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Alpine Meadows

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Finished
February 14 2016
March 27 2016
Project info
Alpine Meadows
Alpine Meadows by Kushchovenko Oksana
Knitting
me
large
Needles & yarn
US 4 - 3.5 mm
US 3 - 3.25 mm
Knit Picks Gloss Fingering
4.04 skeins = 888.8 yards (812.7 meters), 202 grams
Red-purple
Knit Picks
Notes

Finished size: 21 x 72 inches (53 x 183 cm)

CHART ISSUES


Charts 3 and 4 both have the stitch-repeat boundaries drawn in the wrong places!!! Both stitch repeats need to be shifted over half the width (so ten stitches), or the motif won’t be offset the second time through.

Per Bijou3owl’s comment on the pattern page, row 5 of chart 3 does not have the correct sequence at the end of the shifted repeat. If that makes sense. Since I already knew the repeat markers were ten stitches too far to the right on chart 3, that means that where the repeat marker now ends (ten stitches from the left end of the chart), row 5 needs to finish up with K2tog, yo, P1 to match the same sequence after the K4, K2tog, yo, P1 that row 5 starts with (outside the moved repeat marker).

Yes, it’s a mess. So the stitch repeat on row 5 of chart 3 should be

yo, SSK, yo, K4, SSK, K1, P1, K1, K2tog, K4, yo, K2tog, yo, P1

Argh! But thanks, Bijou3owl!

Pattymelon noted that in chart 7 row 1, the first knit stitch in the pattern repeat should be an SSK. That change uses all twenty stitches in the pattern repeat.

I just figured out that the extra stitch created by the KFB on row 1 of chart 7 should be used to make the SSK at the beginning of the stitch repeat on row 3 of chart 7. So the first SSK is made with the last stitch of the previous repeat and the first stitch of the current repeat. (The same thing apparently must happen on row 3 of chart 6 for the large size as well.) Argh!

On rows 1 and 2 of chart 7 (and presumably of chart 6 for the large size), there are 21 sts in the repeat, which gets decreased back to 20 on row 3. On row 5, there are 22 sts in the repeat, which gets decreased back to 20 on row 6. (The charts don’t show these variations explicitly, so use the RS purl columns to keep the pattern going correctly.)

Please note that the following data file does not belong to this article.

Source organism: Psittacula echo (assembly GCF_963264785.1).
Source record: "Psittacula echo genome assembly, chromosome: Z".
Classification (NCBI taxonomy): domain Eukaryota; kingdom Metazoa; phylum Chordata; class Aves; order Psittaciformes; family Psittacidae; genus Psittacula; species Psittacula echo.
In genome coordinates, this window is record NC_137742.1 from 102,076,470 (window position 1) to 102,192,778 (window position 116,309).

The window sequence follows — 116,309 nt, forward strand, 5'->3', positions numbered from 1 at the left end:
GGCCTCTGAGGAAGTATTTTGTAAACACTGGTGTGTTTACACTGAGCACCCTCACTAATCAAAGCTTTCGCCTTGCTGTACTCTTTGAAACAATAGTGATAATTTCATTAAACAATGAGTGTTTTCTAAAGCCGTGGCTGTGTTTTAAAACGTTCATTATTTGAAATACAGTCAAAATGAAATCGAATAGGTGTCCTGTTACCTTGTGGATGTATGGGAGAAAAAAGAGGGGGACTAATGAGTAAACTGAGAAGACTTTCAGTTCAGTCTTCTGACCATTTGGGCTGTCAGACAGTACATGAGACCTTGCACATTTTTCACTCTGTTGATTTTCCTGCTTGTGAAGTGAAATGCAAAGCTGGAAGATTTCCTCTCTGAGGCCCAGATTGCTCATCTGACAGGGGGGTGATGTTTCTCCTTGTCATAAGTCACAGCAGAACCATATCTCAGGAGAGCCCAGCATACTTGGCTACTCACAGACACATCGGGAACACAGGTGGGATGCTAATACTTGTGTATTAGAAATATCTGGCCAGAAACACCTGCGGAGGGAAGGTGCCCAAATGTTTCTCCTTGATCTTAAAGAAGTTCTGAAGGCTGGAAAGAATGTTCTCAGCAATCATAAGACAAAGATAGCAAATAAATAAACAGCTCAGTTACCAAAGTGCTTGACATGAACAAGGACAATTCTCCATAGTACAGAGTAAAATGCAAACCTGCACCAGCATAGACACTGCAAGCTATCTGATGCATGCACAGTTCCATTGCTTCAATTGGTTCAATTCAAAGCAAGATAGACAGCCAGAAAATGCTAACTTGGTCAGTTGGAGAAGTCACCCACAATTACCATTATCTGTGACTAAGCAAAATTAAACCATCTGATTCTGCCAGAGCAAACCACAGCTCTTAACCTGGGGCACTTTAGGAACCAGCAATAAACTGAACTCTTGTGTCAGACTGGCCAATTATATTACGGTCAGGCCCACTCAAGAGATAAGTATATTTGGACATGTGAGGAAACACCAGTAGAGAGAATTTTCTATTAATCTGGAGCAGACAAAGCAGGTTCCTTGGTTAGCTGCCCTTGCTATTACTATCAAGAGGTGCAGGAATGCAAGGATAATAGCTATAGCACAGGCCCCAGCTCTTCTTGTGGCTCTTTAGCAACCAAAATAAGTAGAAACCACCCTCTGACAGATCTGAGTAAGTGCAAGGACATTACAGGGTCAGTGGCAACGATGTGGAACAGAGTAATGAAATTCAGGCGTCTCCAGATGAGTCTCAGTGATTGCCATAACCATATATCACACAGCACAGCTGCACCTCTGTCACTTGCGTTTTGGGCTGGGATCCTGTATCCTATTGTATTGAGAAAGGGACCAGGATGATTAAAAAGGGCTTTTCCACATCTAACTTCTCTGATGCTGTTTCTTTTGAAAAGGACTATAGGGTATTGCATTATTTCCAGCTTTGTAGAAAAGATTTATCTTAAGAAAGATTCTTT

On row 7 of chart 7 (and presumably of chart 6 for the large size), the stitch markers all need to be moved one stitch to the right to keep the proper alignment.

WIP Notes

I did the stockinette portion on size 3, then switched to size 4 for the lace.

Once I started the charts, I did reverse yarnovers between a purl and a knit/K2tog/SSK so that the loop would be as big as a standard yarnover in all other situations. I just had to remember to work them in the leading leg (the one closest to the tip of the needle) instead of the leg at the front of the needle, since wrapping them the other way changed which leg was where.

The first few rows of chart 1 required concentration, both on RS and WS, because there’s no “history” in the rows before to help you see where you are in each pattern repeat. Once there were four rows done, then it’s easy to pick out the RS purls as extra signposts in the repeats.

Definitely need to use stitch markers between repeats.

The charts are essentially the same. As you add six stitches with every pair of rows, the charts show explicitly how to handle the increases along the edges. Very quickly you have another pattern repeat on both ends.

For chart 4’s WS rows with decreases and yarnovers, I flipped the chart upside-down so I could still read it right to left, the same direction as I work. See March 9 entry below for details.

February 14, 2016

Had trouble remembering to do the WS yo the first few rows. Finally got in a rhythm.

The yarn is absolutely gorgeous and a joy to work.

Per the pattern, I’m starting with a smaller needle for the stockinette, then will increase for the lace.

February 15, 2016

About two-thirds of the way up the plain stockinette portion.

February 16, 2016

Finished the preliminary stockinette part and row one of chart one.

February 18, 2016

Finished chart 1. I stopped last night before doing the final RS row of the chart and finally spread it out. I hadn’t really done so before that point, so I was quite surprised (so was DH!) to see the motifs taking shape.

I’m working on a 60-inch circ so that when I take pics, I don’t have to switch cables. The extra length is occasionally bothersome, but I can make a loop with it and put it under the work to keep it out of the way.

February 19,2016

Working through chart 2--still haven’t finished it, but so no pic yet--I realized the edge incs are partial sections of the stitch pattern repeat. So once I got to twenty stitches, I drew a vertical line on the chart 20 sts before the printed repeat, so then I had only 3 sts before the repeat started.

I’ve been adding markers as well, again to separate the repeats.

February 20, 2016

Finished chart 2.

March 09, 2016

(I don’t know when I finished chart 3--didn’t realize I hadn’t updated here.)

Finally got back to this after several weeks working on my charting book and my business website.